FW: Rapid origin of genetic variation

Wed, 30 Aug 95 08:55:00 CDT

More on that post...
From: wjremine
To: CRSnet (Creation Reflector)
Subject: Rapid origin of genetic variation
Date: Tuesday, August 29, 1995 20:11PM

*** The rapid origin of genetic variation ***

Haldane's Dilemma is a problem for evolutionists, not creationists. It sets
a limit on the long-term average rate of beneficial substitution. Let me
emphasize two keywords there: beneficial and substitution. Substitution is
where a new rare mutation grows in number and eventually becomes fixed in
the population. Although substitutions can occur for neutral (or even
slightly harmful) mutations, Haldane's Dilemma specifically focuses on
*beneficial* mutations and places a limit on their substitution rate.
Evolutionists require a super-abundance of beneficial substitutions, and
Haldane's Dilemma is a serious problem for them.

Creationists have no problem with Haldane's Dilemma, rather they are more
concerned about the rapid origin of genetic variation. Let me emphasize
again, this is genetic *variation*, not substitution -- there is a
difference. Moreover, the variation need not be beneficial, but may be
neutral, or even HARMFUL. This latter factor especially changes the outlook
on things.

Error catastrophe is when harmful mutation accumulates faster than the
population can be rid of it. This issue, I say, is one of the trade secrets
of evolutionary genetics. The textbooks typically never discuss it, and
implicitly brush it aside by assuming "mutation-selection balance". My book
makes the following argument:
1) Taking mutation rates as measured, reported, and used by
evolutionary genetics, and
2) Combining those with the standard model of evolutionary genetics,
3) Then a human-like species is rather near (if not within) error
My point here is simply that error catastrophe cannot be brushed aside, and
such genetic deterioration is acceptable to the worldview of many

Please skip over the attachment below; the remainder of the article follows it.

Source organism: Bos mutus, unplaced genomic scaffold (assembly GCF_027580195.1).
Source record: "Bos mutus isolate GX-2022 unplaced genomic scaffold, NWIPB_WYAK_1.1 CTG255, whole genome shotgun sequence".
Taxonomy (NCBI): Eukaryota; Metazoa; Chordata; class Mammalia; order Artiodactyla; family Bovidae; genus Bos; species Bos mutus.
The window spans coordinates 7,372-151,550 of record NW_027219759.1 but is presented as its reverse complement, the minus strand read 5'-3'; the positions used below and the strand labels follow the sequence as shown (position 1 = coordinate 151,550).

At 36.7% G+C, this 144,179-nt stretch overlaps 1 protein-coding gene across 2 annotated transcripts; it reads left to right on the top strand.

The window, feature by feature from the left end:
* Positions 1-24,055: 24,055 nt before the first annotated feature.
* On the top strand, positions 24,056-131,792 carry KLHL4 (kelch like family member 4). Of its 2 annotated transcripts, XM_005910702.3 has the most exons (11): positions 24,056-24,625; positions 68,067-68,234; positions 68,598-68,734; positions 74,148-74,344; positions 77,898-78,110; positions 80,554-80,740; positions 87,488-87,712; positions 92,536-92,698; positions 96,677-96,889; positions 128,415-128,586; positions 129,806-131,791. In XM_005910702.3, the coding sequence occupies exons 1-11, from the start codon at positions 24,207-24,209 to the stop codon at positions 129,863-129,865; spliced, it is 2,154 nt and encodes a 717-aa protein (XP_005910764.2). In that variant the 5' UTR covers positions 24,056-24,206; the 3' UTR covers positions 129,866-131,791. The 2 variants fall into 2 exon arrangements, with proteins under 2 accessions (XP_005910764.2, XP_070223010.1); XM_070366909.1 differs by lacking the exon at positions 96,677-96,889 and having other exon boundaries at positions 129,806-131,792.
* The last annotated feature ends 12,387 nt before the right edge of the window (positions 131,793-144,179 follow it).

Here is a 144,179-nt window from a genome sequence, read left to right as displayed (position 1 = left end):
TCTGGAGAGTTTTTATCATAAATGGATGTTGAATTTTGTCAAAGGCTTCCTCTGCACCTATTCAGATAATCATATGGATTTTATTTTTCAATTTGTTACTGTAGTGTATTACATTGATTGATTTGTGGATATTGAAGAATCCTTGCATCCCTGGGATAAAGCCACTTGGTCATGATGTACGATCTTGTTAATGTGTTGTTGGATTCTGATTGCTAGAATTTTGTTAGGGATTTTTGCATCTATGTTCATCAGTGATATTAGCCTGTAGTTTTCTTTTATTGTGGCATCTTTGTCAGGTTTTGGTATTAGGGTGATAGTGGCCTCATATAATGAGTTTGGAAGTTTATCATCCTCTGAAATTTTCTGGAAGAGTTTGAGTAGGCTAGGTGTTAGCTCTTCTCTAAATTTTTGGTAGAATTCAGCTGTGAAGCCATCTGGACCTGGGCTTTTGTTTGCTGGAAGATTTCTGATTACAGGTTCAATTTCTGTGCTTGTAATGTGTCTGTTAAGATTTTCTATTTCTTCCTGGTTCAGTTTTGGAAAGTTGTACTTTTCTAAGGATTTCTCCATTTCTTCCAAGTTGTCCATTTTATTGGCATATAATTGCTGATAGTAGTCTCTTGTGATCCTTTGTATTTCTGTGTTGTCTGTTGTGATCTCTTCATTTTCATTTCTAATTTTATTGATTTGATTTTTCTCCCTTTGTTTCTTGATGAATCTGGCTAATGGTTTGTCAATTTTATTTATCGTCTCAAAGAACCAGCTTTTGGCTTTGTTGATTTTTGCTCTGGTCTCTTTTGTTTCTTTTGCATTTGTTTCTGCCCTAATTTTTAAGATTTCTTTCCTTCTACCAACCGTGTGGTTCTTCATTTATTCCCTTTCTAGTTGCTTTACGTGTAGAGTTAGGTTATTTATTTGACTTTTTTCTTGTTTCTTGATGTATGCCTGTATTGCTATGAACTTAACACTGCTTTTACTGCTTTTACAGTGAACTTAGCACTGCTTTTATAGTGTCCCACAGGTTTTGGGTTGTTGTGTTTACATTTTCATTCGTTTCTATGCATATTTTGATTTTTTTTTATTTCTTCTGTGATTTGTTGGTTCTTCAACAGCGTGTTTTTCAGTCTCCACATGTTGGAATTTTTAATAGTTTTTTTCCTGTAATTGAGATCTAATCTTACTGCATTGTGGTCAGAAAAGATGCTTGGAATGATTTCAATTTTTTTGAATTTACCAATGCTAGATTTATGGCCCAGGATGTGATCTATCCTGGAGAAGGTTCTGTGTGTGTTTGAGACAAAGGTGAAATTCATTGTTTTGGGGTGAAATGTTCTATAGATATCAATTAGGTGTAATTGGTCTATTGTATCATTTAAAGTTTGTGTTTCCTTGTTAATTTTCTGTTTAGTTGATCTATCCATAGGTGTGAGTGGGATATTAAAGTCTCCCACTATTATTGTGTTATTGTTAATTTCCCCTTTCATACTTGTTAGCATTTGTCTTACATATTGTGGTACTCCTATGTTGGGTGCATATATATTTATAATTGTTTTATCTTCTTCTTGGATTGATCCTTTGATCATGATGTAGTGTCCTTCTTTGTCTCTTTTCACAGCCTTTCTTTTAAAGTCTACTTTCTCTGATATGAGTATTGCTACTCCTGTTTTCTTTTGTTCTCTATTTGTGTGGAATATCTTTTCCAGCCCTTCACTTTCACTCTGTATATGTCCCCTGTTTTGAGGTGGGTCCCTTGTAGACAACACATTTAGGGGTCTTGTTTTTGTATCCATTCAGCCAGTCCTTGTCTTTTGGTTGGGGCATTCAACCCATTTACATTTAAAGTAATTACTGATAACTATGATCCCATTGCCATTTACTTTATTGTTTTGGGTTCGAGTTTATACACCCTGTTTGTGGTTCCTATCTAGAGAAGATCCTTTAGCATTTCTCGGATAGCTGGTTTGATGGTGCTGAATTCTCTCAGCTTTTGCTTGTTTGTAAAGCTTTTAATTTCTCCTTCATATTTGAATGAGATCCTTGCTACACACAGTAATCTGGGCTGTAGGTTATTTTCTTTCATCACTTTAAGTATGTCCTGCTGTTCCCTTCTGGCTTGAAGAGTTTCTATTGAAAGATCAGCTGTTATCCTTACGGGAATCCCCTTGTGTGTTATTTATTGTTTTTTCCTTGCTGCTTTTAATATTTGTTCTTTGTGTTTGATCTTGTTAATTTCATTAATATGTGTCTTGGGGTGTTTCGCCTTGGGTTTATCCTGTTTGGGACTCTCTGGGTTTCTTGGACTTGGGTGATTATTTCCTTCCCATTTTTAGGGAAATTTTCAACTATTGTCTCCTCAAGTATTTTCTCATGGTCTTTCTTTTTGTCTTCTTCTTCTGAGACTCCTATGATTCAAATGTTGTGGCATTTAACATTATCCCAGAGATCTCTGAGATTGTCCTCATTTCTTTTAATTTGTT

Once you allow HARMFUL mutation (and perhaps error catastrophe) into our
discussion, then truly astonishing rates of genetic variation become quite
plausible. In my debates with evolutionists on this matter, I often use
their figures for mutation rate (etc.), and before long they are complaining
(not for lack of rapid genetic variation) but that the rate of genetic
deterioration might be TOO RAPID! (Which is another issue, and, in my view,
a soluble one.)

Genetic variation is pouring into the population at a rapid rate, due to
mutation. For example, take a mutation rate of one per progeny. (That is a
rate well below what evolutionary geneticists typically use in their
calculations.) Then a roughly constant population size of one million
breeding adults will receive ONE MILLION new mutations EACH GENERATION.
(Note: That calculation already discounted those progeny so badly mutated
that they do not survive to adulthood.)

In addition, sexual reproduction mixes and recombines these to create more
genetic variation. And finally, even exceedingly small populations can
ALREADY plausibly contain huge amounts of genetic variation, so long as the
population bottleneck is not too long in duration.

There are many ways to define variation at the genetic level. But when you
do the analysis at that level, you are generally overwhelmed with the amount
of genetic variation and its rate of creation. In fact, virtually all
"genetic variation" arguments against creationists have not been arguments
about genetic variation. Rather, they are arguments about MORPHOLOGICAL
variation and speciation rates. (And those are issues for other posts.)
There is currently no serious case against the rapid origin of observed
levels of genetic variation.

Walter ReMine